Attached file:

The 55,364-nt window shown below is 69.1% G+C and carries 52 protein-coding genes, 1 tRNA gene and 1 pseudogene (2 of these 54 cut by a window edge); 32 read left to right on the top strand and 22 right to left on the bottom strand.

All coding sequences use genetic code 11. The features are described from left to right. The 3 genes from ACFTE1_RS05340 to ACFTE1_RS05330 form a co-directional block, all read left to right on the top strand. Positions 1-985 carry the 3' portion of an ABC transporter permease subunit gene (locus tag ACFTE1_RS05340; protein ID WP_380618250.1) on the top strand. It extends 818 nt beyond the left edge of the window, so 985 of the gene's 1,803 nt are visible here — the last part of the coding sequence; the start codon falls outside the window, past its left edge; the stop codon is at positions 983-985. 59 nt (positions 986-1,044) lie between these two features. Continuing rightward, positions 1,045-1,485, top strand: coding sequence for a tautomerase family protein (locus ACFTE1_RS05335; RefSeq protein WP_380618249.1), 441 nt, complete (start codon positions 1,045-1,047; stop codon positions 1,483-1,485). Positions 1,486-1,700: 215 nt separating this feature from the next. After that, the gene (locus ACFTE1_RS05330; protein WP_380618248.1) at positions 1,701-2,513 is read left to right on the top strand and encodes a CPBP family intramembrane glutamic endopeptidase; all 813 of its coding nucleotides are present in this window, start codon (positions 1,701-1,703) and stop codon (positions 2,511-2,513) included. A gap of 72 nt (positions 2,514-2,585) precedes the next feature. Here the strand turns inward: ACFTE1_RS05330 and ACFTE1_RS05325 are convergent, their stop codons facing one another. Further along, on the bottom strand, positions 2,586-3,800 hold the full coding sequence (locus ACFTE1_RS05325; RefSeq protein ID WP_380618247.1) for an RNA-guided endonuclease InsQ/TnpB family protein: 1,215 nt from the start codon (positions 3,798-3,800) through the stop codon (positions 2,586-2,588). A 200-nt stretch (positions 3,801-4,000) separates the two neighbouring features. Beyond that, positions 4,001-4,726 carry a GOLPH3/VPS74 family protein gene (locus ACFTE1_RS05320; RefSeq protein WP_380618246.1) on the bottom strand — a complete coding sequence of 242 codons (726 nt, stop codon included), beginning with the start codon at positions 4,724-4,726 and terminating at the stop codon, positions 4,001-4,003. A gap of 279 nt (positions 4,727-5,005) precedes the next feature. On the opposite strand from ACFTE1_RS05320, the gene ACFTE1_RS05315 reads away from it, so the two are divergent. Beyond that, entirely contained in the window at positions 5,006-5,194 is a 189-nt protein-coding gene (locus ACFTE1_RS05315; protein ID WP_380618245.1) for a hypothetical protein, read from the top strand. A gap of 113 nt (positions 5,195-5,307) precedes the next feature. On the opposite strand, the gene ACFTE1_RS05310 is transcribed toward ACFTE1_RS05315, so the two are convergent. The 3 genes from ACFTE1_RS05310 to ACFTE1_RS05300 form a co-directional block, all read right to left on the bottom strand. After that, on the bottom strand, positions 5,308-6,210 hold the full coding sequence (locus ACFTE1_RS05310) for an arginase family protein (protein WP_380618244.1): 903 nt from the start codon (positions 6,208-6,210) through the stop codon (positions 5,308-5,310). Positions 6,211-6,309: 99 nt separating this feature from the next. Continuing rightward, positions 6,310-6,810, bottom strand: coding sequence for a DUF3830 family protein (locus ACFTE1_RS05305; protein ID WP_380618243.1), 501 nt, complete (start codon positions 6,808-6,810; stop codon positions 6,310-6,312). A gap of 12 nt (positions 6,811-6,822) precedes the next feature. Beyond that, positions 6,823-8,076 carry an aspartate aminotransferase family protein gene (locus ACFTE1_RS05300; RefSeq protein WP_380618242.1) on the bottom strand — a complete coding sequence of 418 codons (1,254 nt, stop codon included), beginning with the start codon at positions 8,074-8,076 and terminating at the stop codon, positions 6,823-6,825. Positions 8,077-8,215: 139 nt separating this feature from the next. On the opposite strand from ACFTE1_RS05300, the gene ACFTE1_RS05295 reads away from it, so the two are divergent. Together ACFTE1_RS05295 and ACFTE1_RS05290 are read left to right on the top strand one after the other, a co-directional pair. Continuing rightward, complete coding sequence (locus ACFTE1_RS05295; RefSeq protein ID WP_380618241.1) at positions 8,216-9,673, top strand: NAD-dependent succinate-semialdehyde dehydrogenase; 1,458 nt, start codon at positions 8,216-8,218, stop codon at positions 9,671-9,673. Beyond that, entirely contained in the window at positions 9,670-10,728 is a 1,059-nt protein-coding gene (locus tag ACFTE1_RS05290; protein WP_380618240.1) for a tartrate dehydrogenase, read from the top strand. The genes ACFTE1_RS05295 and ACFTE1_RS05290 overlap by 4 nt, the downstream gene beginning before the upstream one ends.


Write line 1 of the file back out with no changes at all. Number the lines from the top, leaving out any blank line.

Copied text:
The 55,364-nt window shown below is 69.1% G+C and carries 52 protein-coding genes, 1 tRNA gene and 1 pseudogene (2 of these 54 cut by a window edge); 32 read left to right on the top strand and 22 right to left on the bottom strand.